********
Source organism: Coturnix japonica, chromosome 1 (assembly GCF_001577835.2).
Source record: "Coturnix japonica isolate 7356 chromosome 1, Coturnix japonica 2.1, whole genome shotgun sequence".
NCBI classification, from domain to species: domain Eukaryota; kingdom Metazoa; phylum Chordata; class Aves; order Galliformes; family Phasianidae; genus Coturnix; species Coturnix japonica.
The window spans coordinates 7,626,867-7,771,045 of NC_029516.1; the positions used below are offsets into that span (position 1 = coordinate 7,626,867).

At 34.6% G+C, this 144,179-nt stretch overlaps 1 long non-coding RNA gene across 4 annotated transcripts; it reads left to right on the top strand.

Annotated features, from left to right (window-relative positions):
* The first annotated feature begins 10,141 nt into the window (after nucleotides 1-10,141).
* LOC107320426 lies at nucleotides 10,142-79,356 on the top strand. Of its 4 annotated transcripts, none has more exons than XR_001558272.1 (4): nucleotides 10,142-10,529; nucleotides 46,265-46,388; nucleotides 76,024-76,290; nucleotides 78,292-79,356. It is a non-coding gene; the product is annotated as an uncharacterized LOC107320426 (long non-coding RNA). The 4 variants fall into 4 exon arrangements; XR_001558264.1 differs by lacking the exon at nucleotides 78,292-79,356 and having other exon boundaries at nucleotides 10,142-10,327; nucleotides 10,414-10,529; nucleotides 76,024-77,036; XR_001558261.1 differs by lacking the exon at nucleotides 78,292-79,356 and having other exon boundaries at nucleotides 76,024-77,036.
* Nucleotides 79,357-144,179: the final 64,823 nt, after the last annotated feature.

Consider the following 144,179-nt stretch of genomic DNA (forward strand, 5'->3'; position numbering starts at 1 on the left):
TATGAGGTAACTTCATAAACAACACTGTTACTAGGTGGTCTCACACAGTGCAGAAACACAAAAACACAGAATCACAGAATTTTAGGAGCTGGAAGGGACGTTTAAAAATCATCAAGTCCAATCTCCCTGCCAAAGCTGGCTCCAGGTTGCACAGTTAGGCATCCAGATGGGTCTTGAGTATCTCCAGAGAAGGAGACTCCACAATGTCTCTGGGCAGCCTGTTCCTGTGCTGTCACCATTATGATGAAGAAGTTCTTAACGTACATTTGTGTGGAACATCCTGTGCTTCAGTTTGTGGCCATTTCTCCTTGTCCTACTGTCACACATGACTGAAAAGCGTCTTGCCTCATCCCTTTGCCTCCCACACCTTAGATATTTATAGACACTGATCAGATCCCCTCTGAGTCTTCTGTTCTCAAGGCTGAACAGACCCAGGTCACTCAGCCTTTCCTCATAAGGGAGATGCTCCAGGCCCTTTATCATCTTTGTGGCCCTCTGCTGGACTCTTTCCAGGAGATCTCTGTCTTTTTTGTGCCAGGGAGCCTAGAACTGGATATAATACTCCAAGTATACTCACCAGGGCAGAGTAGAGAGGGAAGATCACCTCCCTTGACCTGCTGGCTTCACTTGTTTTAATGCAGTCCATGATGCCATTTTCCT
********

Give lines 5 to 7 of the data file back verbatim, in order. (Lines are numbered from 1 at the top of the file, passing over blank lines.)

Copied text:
At 34.6% G+C, this 144,179-nt stretch overlaps 1 long non-coding RNA gene across 4 annotated transcripts; it reads left to right on the top strand.

Annotated features, from left to right (window-relative positions):
* The first annotated feature begins 10,141 nt into the window (after nucleotides 1-10,141).